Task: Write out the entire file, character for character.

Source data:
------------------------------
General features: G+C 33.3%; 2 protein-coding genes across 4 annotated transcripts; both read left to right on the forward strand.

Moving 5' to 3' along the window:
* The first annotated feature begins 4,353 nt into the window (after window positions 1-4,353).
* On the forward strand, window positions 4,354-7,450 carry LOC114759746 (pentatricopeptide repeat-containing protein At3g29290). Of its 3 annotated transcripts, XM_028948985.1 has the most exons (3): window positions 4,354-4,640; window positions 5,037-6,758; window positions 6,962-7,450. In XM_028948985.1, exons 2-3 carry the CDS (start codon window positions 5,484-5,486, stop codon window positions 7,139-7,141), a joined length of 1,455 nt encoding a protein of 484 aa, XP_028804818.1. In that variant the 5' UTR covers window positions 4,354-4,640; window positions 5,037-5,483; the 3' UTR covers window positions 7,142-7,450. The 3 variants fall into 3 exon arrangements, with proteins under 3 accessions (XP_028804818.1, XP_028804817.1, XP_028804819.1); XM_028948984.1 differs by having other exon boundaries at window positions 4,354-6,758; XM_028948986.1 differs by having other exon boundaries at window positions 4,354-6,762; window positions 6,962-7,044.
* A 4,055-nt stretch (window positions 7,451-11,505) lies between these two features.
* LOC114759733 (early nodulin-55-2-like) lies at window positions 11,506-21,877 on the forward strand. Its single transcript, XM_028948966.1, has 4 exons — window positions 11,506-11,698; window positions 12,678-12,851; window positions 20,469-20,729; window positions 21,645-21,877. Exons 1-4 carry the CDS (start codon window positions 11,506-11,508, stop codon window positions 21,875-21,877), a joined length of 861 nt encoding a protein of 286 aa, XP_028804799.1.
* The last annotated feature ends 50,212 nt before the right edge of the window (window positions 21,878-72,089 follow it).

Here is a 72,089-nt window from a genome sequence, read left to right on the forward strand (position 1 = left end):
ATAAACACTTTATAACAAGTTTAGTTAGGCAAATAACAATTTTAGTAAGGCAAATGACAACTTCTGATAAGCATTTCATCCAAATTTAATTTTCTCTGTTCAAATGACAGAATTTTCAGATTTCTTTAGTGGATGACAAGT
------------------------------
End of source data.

General features: G+C 33.3%; 2 protein-coding genes across 4 annotated transcripts; both read left to right on the forward strand.

Moving 5' to 3' along the window:
* The first annotated feature begins 4,353 nt into the window (after window positions 1-4,353).
* On the forward strand, window positions 4,354-7,450 carry LOC114759746 (pentatricopeptide repeat-containing protein At3g29290). Of its 3 annotated transcripts, XM_028948985.1 has the most exons (3): window positions 4,354-4,640; window positions 5,037-6,758; window positions 6,962-7,450. In XM_028948985.1, exons 2-3 carry the CDS (start codon window positions 5,484-5,486, stop codon window positions 7,139-7,141), a joined length of 1,455 nt encoding a protein of 484 aa, XP_028804818.1. In that variant the 5' UTR covers window positions 4,354-4,640; window positions 5,037-5,483; the 3' UTR covers window positions 7,142-7,450. The 3 variants fall into 3 exon arrangements, with proteins under 3 accessions (XP_028804818.1, XP_028804817.1, XP_028804819.1); XM_028948984.1 differs by having other exon boundaries at window positions 4,354-6,758; XM_028948986.1 differs by having other exon boundaries at window positions 4,354-6,762; window positions 6,962-7,044.
* A 4,055-nt stretch (window positions 7,451-11,505) lies between these two features.
* LOC114759733 (early nodulin-55-2-like) lies at window positions 11,506-21,877 on the forward strand. Its single transcript, XM_028948966.1, has 4 exons — window positions 11,506-11,698; window positions 12,678-12,851; window positions 20,469-20,729; window positions 21,645-21,877. Exons 1-4 carry the CDS (start codon window positions 11,506-11,508, stop codon window positions 21,875-21,877), a joined length of 861 nt encoding a protein of 286 aa, XP_028804799.1.
* The last annotated feature ends 50,212 nt before the right edge of the window (window positions 21,878-72,089 follow it).

Here is a 72,089-nt window from a genome sequence, read left to right on the forward strand (position 1 = left end):
ATAAACACTTTATAACAAGTTTAGTTAGGCAAATAACAATTTTAGTAAGGCAAATGACAACTTCTGATAAGCATTTCATCCAAATTTAATTTTCTCTGTTCAAATGACAGAATTTTCAGATTTCTTTAGTGGATGACAAGT